Filby, P. William, Meyer, Mary K., Passenger and immigration lists index : a guide to published arrival records of about 500,000 passengers who came to the United States and Canada in the seventeenth, eighteenth, and nineteenth centuries. 1982-1985 Cumulated Supplements in Four Volumes Detroit, Mich. : Gale Research Co., 1985, Print (ISBN 0-8103-1795-8)

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Motto


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Motto



The motto was originally a war cry or slogan. Mottoes first began to be shown with arms in the 14th and 15th centuries, but were not in general use until the 17th century. Thus the oldest coats of arms generally do not include a motto. Mottoes seldom form part of the grant of arms: Under most heraldic authorities, a motto is an optional component of the coat of arms, and can be added to or changed at will; many families have chosen not to display a motto.

Motto: Mutabimur
Motto Translation: Be changed


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Brinkloe Family Crest Products


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Brinkloe Family Crest Products




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See Also


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See Also




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Citations


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Citations



  1. ^ Lewis, Samuel, A Topographical Dictionary of England. Institute of Historical Research, 1848, Print.
  2. ^ Mills, A.D., Dictionary of English Place-Names. Oxford: Oxford University Press, 1991. Print. (ISBN 0-19-869156-4)
  3. ^ Filby, P. William, Meyer, Mary K., Passenger and immigration lists index : a guide to published arrival records of about 500,000 passengers who came to the United States and Canada in the seventeenth, eighteenth, and nineteenth centuries. 1982-1985 Cumulated Supplements in Four Volumes Detroit, Mich. : Gale Research Co., 1985, Print (ISBN 0-8103-1795-8)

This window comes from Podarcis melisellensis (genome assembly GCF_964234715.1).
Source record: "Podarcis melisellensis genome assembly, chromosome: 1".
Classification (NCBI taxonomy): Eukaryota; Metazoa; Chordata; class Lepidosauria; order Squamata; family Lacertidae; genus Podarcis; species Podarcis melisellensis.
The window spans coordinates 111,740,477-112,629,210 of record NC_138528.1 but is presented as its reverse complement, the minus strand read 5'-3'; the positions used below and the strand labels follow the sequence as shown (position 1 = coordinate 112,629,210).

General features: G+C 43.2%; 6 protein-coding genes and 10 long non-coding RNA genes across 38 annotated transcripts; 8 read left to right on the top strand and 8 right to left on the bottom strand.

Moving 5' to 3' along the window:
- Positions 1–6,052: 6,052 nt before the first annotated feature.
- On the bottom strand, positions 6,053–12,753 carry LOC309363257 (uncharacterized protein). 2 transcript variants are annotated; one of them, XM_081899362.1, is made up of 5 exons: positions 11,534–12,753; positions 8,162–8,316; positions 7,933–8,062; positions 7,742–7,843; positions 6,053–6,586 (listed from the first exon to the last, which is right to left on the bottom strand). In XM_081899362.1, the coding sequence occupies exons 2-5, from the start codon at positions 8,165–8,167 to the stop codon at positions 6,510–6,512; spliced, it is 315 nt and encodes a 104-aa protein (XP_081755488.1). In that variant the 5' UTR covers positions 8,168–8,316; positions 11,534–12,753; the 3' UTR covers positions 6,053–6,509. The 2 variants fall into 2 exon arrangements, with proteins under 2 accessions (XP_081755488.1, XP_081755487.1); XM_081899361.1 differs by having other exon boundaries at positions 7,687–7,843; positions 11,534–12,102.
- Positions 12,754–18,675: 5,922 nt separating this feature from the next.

Other References

  1. Matthews, John. Matthews' American Armoury and Blue Book. London: John Matthews, 1911. Print.
  2. Robb H. Amanda and Andrew Chesler. Encyclopedia of American Family Names. New York: Haper Collins, 1995. Print. (ISBN 0-06-270075-8).
  3. Williams, Dr Ann. And G.H. Martin . Domesday Book A Complete Translation. London: Penguin, 1992. Print. (ISBN 0-141-00523-8).
  4. Bolton, Charles Knowles. Bolton's American Armory. Baltimore: Heraldic Book Company, 1964. Print.
  5. Bullock, L.G. Historical Map of England and Wales. Edinburgh: Bartholomew and Son, 1971. Print.
  6. Zieber, Eugene. Heraldry in America. Philadelphia: Genealogical Publishing Co. Print.
  7. Filby, P. William and Mary K Meyer. Passenger and Immigration Lists Index in Four Volumes. Detroit: Gale Research, 1985. Print. (ISBN 0-8103-1795-8).
  8. The Norman People and Their Existing Descendants in the British Dominions and the United States Of America. Baltimore: Genealogical Publishing, 1975. Print. (ISBN 0-8063-0636-X).
  9. Lennard, Reginald. Rural England 1086-1135 A Study of Social and Agrarian Conditions. Oxford: Clarendon Press, 1959. Print.
  10. Colletta, John P. They Came In Ships. Salt Lake City: Ancestry, 1993. Print.
  11. ...

The Brinkloe Family Crest was acquired from the Houseofnames.com archives. The Brinkloe Family Crest was drawn according to heraldic standards based on published blazons. We generally include the oldest published family crest once associated with each surname.

This page was last modified on 4 July 2015 at 14:01.